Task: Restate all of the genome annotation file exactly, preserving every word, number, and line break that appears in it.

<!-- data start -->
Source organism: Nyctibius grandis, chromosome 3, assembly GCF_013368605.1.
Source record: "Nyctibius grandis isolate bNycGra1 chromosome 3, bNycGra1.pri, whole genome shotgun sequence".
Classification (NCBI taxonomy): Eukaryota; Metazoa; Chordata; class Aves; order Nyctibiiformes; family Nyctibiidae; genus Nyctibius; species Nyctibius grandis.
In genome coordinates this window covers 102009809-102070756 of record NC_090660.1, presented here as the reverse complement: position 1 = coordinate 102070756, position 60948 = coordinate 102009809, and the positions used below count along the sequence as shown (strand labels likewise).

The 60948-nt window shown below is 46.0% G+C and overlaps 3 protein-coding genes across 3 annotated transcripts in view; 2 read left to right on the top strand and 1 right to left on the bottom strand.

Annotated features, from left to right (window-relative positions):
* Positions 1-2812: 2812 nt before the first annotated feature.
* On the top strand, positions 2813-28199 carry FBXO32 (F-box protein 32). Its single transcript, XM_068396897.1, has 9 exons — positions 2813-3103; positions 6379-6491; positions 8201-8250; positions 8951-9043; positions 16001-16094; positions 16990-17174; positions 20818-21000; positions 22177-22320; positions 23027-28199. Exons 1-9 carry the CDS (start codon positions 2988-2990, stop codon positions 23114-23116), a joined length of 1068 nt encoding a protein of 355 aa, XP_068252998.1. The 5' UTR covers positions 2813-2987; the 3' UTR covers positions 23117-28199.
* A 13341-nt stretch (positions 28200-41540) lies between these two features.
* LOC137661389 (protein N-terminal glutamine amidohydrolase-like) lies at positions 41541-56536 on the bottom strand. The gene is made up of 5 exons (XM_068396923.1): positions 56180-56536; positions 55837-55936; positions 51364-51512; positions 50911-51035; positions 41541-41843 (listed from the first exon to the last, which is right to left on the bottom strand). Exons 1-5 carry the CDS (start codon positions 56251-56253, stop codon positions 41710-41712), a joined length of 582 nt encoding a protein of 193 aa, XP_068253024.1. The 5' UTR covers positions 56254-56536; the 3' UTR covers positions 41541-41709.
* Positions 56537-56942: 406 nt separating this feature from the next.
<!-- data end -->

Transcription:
Source organism: Nyctibius grandis, chromosome 3, assembly GCF_013368605.1.
Source record: "Nyctibius grandis isolate bNycGra1 chromosome 3, bNycGra1.pri, whole genome shotgun sequence".
Classification (NCBI taxonomy): Eukaryota; Metazoa; Chordata; class Aves; order Nyctibiiformes; family Nyctibiidae; genus Nyctibius; species Nyctibius grandis.
In genome coordinates this window covers 102009809-102070756 of record NC_090660.1, presented here as the reverse complement: position 1 = coordinate 102070756, position 60948 = coordinate 102009809, and the positions used below count along the sequence as shown (strand labels likewise).

The 60948-nt window shown below is 46.0% G+C and overlaps 3 protein-coding genes across 3 annotated transcripts in view; 2 read left to right on the top strand and 1 right to left on the bottom strand.

Annotated features, from left to right (window-relative positions):
* Positions 1-2812: 2812 nt before the first annotated feature.
* On the top strand, positions 2813-28199 carry FBXO32 (F-box protein 32). Its single transcript, XM_068396897.1, has 9 exons — positions 2813-3103; positions 6379-6491; positions 8201-8250; positions 8951-9043; positions 16001-16094; positions 16990-17174; positions 20818-21000; positions 22177-22320; positions 23027-28199. Exons 1-9 carry the CDS (start codon positions 2988-2990, stop codon positions 23114-23116), a joined length of 1068 nt encoding a protein of 355 aa, XP_068252998.1. The 5' UTR covers positions 2813-2987; the 3' UTR covers positions 23117-28199.
* A 13341-nt stretch (positions 28200-41540) lies between these two features.
* LOC137661389 (protein N-terminal glutamine amidohydrolase-like) lies at positions 41541-56536 on the bottom strand. The gene is made up of 5 exons (XM_068396923.1): positions 56180-56536; positions 55837-55936; positions 51364-51512; positions 50911-51035; positions 41541-41843 (listed from the first exon to the last, which is right to left on the bottom strand). Exons 1-5 carry the CDS (start codon positions 56251-56253, stop codon positions 41710-41712), a joined length of 582 nt encoding a protein of 193 aa, XP_068253024.1. The 5' UTR covers positions 56254-56536; the 3' UTR covers positions 41541-41709.
* Positions 56537-56942: 406 nt separating this feature from the next.